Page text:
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Sinead Ryan: it's not too late to rescue the exam year

As the teachers themselves might say: Do the Maths.

The Croke Park deal means that teachers retiring before February 2012 get full pension benefits based on their 2009 salary, while those waiting until March will get lower pensions. Teachers' salaries, like everyone else's, are less now, so it's a no-brainer for those heading towards retirement age to go now

But let's see what else could possibly be happening bang in the middle of February? Hmm -- oh yes -- it's the Mocks, followed a scant three months later by the real thing.

The last thing students need is a whole segment of experienced teachers hitting the slippers and cocoa while they're struggling to complete their course.

Many of the teachers retiring will be department heads; they will be assistant principals, or principals themselves. Their job isn't just teaching, it's mentoring and managing teams of teachers. What will happen to them now?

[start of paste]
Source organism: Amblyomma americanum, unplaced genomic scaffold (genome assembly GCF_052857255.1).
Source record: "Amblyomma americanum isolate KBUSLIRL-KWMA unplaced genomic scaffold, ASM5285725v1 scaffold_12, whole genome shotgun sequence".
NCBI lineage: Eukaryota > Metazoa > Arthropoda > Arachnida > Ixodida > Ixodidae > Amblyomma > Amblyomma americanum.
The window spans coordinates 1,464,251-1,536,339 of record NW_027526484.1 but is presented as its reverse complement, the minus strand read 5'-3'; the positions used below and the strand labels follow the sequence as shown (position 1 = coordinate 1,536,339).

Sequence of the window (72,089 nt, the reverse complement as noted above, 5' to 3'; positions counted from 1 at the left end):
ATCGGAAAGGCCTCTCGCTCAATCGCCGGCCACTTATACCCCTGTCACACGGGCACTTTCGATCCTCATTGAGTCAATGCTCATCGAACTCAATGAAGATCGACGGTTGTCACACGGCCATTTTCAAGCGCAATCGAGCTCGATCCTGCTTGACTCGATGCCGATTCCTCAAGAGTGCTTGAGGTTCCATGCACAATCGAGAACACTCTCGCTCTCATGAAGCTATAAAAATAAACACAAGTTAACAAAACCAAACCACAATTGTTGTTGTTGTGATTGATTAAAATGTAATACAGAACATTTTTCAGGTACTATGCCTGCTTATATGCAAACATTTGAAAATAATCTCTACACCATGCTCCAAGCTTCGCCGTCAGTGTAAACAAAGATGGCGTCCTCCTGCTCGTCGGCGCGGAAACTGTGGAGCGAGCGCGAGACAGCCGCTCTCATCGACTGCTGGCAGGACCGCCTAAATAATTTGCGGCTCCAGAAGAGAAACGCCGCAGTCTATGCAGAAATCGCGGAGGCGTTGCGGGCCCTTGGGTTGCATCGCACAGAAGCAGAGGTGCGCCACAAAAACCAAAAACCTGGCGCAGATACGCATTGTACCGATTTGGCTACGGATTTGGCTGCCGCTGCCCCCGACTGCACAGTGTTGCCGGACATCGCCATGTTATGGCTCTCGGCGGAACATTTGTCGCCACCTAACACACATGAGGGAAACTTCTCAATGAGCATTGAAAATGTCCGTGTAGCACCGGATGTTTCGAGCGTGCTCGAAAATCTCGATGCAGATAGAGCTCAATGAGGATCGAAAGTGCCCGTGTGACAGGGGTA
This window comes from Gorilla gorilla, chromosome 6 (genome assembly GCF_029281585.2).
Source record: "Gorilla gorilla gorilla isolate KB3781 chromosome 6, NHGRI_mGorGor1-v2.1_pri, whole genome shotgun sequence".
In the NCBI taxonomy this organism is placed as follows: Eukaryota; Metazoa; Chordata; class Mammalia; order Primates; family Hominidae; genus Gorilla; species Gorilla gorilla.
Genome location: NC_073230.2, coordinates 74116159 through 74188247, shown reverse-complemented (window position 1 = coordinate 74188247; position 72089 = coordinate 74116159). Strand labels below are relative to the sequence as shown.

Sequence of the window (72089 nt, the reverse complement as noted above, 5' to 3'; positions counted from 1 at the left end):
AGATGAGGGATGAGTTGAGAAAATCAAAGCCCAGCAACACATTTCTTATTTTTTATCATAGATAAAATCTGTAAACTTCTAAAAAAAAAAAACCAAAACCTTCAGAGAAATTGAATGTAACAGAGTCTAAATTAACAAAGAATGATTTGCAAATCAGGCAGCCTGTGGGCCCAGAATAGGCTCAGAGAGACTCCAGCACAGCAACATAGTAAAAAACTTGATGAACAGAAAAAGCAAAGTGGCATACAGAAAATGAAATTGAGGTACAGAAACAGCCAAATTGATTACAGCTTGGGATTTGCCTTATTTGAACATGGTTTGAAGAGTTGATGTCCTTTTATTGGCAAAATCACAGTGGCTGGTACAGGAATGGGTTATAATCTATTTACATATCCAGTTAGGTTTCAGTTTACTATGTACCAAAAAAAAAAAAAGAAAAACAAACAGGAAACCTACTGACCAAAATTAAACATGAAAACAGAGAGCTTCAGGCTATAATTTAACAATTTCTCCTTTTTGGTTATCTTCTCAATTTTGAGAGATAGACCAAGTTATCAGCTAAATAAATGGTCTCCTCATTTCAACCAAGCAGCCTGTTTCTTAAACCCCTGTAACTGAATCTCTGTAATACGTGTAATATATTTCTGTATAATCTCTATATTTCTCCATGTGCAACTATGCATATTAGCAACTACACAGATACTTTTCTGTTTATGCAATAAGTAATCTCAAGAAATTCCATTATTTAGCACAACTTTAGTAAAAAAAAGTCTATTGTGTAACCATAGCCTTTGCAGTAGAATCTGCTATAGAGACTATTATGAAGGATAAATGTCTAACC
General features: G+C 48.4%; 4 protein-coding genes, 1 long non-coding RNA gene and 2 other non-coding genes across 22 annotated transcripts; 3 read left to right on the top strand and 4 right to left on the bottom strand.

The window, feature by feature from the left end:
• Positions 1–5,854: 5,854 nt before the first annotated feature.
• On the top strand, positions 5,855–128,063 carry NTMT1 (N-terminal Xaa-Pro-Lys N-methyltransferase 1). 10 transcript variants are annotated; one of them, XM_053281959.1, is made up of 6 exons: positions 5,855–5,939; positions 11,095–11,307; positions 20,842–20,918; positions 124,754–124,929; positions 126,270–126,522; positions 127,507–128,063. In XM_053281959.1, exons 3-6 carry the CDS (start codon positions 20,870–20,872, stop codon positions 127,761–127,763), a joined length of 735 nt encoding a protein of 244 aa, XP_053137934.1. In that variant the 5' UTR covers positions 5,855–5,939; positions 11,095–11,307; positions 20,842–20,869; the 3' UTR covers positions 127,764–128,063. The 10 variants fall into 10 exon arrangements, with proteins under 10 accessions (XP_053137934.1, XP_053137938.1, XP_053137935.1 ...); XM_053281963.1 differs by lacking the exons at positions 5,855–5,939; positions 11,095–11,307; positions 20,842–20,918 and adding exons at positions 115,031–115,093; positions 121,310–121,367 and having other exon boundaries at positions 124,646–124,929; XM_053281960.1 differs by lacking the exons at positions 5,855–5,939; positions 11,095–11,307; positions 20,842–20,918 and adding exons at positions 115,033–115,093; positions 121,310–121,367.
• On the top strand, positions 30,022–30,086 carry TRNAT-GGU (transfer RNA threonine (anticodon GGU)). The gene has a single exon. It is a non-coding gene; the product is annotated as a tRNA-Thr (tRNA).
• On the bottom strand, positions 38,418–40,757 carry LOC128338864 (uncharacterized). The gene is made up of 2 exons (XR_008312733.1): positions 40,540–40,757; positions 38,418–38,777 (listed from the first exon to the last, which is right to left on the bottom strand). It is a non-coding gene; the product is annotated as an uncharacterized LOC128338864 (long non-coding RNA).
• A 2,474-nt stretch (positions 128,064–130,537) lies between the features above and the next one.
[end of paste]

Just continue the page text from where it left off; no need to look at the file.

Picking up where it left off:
We're all for new blood in our schools, but with the wise hand of experience on their shoulder. We've been paying these teachers for the last 30 or 40 years. What on earth is the problem with taking a few extra months and staggering their departures throughout the whole of 2012 so that students won't miss out by a whole load disappearing at the same time when they are in the final, crucial weeks of their Leaving Cert?

A junior infant could have worked out what was going to happen.

This cack-handed deal wouldn't have taken a first-year maths student more than a class to knock out in a fairer manner means.

It means that we'll see the long service, experienced teachers with special skills leaving just when they are most needed. The disruption will be immeasurable.

The ASTI is calling for the deal to be extended to June -- it's only three months -- to keep stability. Education Minister Ruairi Quinn wasn't present at the drawing up of the original deal. He purports to be a man of change. Now would be a good time to show us if he means it.